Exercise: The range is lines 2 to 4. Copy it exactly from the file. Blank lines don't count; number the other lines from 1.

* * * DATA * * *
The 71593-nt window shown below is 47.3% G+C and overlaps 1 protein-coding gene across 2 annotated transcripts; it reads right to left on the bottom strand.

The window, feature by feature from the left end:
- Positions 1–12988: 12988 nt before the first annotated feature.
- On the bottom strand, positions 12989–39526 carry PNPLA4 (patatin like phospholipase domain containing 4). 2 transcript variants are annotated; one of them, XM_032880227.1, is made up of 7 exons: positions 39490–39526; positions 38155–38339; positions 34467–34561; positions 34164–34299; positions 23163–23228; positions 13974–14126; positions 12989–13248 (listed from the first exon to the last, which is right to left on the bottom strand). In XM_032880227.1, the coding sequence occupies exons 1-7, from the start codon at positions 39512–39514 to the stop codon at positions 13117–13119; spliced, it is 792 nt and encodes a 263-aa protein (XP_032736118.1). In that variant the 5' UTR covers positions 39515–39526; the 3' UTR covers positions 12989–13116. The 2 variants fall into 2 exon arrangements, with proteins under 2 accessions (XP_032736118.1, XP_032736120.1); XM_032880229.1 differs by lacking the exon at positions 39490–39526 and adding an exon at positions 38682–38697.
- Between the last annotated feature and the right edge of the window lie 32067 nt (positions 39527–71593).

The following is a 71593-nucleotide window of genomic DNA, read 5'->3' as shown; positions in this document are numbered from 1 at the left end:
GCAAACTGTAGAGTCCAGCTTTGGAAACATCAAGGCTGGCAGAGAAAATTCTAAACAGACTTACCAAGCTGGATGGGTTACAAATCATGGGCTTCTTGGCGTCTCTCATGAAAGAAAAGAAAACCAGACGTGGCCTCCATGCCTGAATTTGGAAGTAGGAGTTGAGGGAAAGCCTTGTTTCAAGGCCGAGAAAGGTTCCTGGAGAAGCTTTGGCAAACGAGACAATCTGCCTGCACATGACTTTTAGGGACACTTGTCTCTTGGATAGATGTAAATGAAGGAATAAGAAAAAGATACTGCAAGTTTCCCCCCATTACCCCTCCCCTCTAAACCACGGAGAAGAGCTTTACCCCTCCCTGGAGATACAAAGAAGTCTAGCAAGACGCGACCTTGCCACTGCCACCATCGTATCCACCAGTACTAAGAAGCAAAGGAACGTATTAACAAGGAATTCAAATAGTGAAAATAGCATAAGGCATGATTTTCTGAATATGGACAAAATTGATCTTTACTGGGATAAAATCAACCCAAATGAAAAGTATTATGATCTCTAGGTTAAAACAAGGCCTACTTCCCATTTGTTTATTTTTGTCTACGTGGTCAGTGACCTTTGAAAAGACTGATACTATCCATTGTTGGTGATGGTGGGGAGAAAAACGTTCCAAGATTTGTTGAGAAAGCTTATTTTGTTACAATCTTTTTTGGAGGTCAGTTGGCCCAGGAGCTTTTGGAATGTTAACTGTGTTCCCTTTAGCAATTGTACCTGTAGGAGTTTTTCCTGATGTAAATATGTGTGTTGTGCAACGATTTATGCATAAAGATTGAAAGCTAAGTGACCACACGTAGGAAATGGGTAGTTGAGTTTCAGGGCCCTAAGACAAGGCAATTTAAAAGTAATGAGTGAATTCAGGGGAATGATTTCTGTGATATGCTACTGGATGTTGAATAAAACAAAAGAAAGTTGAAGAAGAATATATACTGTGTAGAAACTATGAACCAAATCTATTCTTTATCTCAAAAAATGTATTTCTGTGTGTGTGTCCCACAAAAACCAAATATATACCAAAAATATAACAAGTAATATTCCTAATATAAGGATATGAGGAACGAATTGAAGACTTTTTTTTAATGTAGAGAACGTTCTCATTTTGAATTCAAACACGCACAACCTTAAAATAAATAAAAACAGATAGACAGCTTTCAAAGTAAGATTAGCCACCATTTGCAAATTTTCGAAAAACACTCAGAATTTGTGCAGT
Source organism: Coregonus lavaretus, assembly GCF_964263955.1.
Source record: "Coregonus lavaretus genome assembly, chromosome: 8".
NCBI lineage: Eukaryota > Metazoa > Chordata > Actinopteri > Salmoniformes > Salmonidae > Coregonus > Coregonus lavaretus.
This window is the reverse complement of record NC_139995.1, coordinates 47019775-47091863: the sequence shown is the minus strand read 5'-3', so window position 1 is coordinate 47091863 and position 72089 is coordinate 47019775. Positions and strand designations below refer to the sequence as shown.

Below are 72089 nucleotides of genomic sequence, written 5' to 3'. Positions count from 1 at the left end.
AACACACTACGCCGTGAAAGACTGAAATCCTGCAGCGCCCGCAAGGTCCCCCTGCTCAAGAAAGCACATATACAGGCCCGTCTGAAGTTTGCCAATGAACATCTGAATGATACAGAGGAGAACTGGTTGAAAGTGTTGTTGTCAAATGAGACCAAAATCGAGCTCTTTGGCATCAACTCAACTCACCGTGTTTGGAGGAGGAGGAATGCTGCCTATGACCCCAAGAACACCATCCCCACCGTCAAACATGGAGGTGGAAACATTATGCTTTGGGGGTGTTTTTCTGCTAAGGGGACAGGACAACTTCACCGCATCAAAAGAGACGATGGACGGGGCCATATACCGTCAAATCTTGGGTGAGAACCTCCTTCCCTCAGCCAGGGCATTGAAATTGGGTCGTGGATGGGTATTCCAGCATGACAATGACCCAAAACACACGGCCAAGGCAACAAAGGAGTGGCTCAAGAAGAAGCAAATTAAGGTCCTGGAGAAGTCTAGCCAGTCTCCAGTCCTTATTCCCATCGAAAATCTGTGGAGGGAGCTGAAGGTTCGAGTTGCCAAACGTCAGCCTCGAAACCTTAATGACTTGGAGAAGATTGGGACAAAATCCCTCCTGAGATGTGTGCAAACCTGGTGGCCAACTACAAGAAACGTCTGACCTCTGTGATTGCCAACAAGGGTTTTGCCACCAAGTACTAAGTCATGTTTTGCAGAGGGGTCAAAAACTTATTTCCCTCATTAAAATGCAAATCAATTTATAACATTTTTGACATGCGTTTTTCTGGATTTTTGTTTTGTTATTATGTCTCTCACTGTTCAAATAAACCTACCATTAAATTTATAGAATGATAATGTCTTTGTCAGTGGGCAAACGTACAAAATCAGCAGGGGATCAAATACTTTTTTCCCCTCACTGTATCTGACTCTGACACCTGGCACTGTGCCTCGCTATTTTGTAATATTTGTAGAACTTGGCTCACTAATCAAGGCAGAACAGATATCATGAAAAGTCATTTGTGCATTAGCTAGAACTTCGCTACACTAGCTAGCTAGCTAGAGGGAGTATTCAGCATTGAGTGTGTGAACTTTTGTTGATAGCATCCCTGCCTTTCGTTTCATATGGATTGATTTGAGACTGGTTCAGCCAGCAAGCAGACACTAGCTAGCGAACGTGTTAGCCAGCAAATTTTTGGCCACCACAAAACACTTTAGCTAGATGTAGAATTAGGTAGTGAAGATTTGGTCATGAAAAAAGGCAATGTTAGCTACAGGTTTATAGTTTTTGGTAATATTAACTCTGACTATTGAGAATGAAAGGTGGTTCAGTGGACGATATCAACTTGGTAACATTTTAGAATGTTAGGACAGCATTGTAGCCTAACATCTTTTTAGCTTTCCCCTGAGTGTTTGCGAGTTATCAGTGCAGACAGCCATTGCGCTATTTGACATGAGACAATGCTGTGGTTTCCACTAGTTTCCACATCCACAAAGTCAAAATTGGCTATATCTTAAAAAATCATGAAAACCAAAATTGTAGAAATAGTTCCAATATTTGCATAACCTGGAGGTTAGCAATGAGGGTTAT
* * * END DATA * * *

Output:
The window, feature by feature from the left end:
- Positions 1–12988: 12988 nt before the first annotated feature.
- On the bottom strand, positions 12989–39526 carry PNPLA4 (patatin like phospholipase domain containing 4). 2 transcript variants are annotated; one of them, XM_032880227.1, is made up of 7 exons: positions 39490–39526; positions 38155–38339; positions 34467–34561; positions 34164–34299; positions 23163–23228; positions 13974–14126; positions 12989–13248 (listed from the first exon to the last, which is right to left on the bottom strand). In XM_032880227.1, the coding sequence occupies exons 1-7, from the start codon at positions 39512–39514 to the stop codon at positions 13117–13119; spliced, it is 792 nt and encodes a 263-aa protein (XP_032736118.1). In that variant the 5' UTR covers positions 39515–39526; the 3' UTR covers positions 12989–13116. The 2 variants fall into 2 exon arrangements, with proteins under 2 accessions (XP_032736118.1, XP_032736120.1); XM_032880229.1 differs by lacking the exon at positions 39490–39526 and adding an exon at positions 38682–38697.